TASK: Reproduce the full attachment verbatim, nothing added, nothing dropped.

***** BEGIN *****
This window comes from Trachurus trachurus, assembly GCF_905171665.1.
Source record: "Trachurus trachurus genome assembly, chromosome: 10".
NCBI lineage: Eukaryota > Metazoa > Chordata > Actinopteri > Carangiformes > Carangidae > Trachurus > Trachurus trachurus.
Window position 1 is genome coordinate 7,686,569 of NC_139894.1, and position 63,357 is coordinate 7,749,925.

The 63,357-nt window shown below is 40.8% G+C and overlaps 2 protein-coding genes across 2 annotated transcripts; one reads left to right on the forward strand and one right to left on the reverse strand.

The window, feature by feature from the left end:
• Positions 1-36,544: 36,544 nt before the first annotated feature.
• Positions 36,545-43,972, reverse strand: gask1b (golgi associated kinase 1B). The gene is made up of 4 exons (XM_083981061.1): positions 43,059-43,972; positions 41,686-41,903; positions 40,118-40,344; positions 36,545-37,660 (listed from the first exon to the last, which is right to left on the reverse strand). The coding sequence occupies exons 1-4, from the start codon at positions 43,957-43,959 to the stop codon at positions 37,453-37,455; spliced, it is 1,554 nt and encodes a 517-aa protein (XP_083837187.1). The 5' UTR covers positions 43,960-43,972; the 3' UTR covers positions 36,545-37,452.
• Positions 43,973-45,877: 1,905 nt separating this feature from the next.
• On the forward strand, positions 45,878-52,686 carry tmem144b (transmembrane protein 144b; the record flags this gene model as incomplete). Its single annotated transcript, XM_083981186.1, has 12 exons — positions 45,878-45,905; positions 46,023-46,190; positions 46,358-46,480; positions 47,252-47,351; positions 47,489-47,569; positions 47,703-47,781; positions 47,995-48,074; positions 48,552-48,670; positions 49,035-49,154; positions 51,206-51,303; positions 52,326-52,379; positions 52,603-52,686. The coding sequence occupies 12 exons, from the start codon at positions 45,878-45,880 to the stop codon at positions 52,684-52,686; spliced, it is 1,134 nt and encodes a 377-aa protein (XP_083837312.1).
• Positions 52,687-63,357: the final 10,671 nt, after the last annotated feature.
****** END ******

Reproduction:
This window comes from Trachurus trachurus, assembly GCF_905171665.1.
Source record: "Trachurus trachurus genome assembly, chromosome: 10".
NCBI lineage: Eukaryota > Metazoa > Chordata > Actinopteri > Carangiformes > Carangidae > Trachurus > Trachurus trachurus.
Window position 1 is genome coordinate 7,686,569 of NC_139894.1, and position 63,357 is coordinate 7,749,925.

The 63,357-nt window shown below is 40.8% G+C and overlaps 2 protein-coding genes across 2 annotated transcripts; one reads left to right on the forward strand and one right to left on the reverse strand.

The window, feature by feature from the left end:
• Positions 1-36,544: 36,544 nt before the first annotated feature.
• Positions 36,545-43,972, reverse strand: gask1b (golgi associated kinase 1B). The gene is made up of 4 exons (XM_083981061.1): positions 43,059-43,972; positions 41,686-41,903; positions 40,118-40,344; positions 36,545-37,660 (listed from the first exon to the last, which is right to left on the reverse strand). The coding sequence occupies exons 1-4, from the start codon at positions 43,957-43,959 to the stop codon at positions 37,453-37,455; spliced, it is 1,554 nt and encodes a 517-aa protein (XP_083837187.1). The 5' UTR covers positions 43,960-43,972; the 3' UTR covers positions 36,545-37,452.
• Positions 43,973-45,877: 1,905 nt separating this feature from the next.
• On the forward strand, positions 45,878-52,686 carry tmem144b (transmembrane protein 144b; the record flags this gene model as incomplete). Its single annotated transcript, XM_083981186.1, has 12 exons — positions 45,878-45,905; positions 46,023-46,190; positions 46,358-46,480; positions 47,252-47,351; positions 47,489-47,569; positions 47,703-47,781; positions 47,995-48,074; positions 48,552-48,670; positions 49,035-49,154; positions 51,206-51,303; positions 52,326-52,379; positions 52,603-52,686. The coding sequence occupies 12 exons, from the start codon at positions 45,878-45,880 to the stop codon at positions 52,684-52,686; spliced, it is 1,134 nt and encodes a 377-aa protein (XP_083837312.1).
• Positions 52,687-63,357: the final 10,671 nt, after the last annotated feature.